This site uses cookies.

Section 33 of the Limitation Act 1980; Credibility and Prejudice - Andrew Roy & Nina Ross,12 King's Bench Walk

26/08/20. Under s.33 Limitation Act 1980, the court may disapply the limitation period in a personal injury claim if it is equitable to do so having regard to the prejudice to the claimant if precluded from bringing his claim and the prejudice to the defendant in being required to meet an out of time claim. In FZO v Haringey London Borough Council [2020] EWCA Civ 180 the Court of Appeal provided important guidance as to the assessment of evidential prejudice when limitation is determined alongside the substantive issues at the final trial.


The claimant sought damages for personal injuries arising out of sexual assaults committed upon him by the first defendant schoolteacher between 1980 and 1988. The second defendant was the local authority responsible for the school and the first defendant’s employer.

It was the claimant’s case that, shortly after he had arrived at the school, the claimant had been raped by another man. The claimant confided in the first defendant about the rape. The first defendant told him that the incident meant that he was gay and that, if it became known, he would be thrown out of his family home. By this means, the first defendant groomed and manipulated the claimant into sexual activity with him, which included anal rape almost from the start.

In 1982, when he was about 16 years old, the claimant left the school, albeit he returned again for a short period in 1983/1984. He alleged that the first defendant continued to abuse him until 1988 when he was 21 years old. He then had ongoing contact with the teacher until 2011 when, after years of experiencing anxiety and psychological problems, he suffered a breakdown. In 2014, the first defendant pleaded guilty to counts of indecent assault and buggery when the claimant was aged between 13 and 15 years. He also admitted to raping the claimant when he was under 16. The claimant began the instant proceedings in 2016, which was between 25 and 30 years after the expiry of the applicable limitation period for each assault.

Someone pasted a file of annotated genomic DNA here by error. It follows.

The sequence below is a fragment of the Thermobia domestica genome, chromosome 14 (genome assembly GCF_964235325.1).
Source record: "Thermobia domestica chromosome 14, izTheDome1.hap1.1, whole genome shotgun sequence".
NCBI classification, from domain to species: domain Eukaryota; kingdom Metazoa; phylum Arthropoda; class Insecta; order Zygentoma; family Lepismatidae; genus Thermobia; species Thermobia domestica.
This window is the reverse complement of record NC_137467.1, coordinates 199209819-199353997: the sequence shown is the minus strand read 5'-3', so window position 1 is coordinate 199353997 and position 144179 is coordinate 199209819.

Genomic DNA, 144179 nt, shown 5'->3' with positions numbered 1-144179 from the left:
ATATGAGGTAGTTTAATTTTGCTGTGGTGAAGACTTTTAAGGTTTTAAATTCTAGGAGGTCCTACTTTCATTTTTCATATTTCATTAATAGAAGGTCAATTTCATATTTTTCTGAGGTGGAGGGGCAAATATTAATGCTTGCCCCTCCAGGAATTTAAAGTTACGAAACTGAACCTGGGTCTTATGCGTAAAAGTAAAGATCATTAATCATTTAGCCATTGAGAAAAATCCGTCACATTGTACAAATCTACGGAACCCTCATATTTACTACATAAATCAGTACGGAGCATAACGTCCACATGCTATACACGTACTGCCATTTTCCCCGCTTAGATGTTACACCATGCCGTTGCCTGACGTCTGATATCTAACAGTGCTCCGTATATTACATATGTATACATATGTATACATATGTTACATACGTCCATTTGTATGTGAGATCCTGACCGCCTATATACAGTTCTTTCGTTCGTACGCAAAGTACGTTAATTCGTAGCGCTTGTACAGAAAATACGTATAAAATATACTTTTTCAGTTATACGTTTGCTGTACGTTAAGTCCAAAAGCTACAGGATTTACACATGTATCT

The key issues were:

1. Should the claim be allowed to proceed 25-30 years out of time pursuant to s.33?

2. Did the claimant consent to sexual activity with the first defendant after he left the school?

3. Was the school vicariously liable for the first defendant’s conduct after the claimant left the school?

4. What if any injury did the sexual abuse cause the claimant?

5. Whether the claimant was precluded from bringing a claim for the consequences of his breakdown in 2011 by the doctrine of ex turpi causa since his breakdown was related to his use of illegal drugs...


Image ©

Read more (PIBULJ subscribers only)...

All information on this site was believed to be correct by the relevant authors at the time of writing. All content is for information purposes only and is not intended as legal advice. No liability is accepted by either the publisher or the author(s) for any errors or omissions (whether negligent or not) that it may contain. 

The opinions expressed in the articles are the authors' own, not those of Law Brief Publishing Ltd, and are not necessarily commensurate with general legal or medico-legal expert consensus of opinion and/or literature. Any medical content is not exhaustive but at a level for the non-medical reader to understand. 

Professional advice should always be obtained before applying any information to particular circumstances.

Excerpts from judgments and statutes are Crown copyright. Any Crown Copyright material is reproduced with the permission of the Controller of OPSI and the Queen’s Printer for Scotland under the Open Government Licence.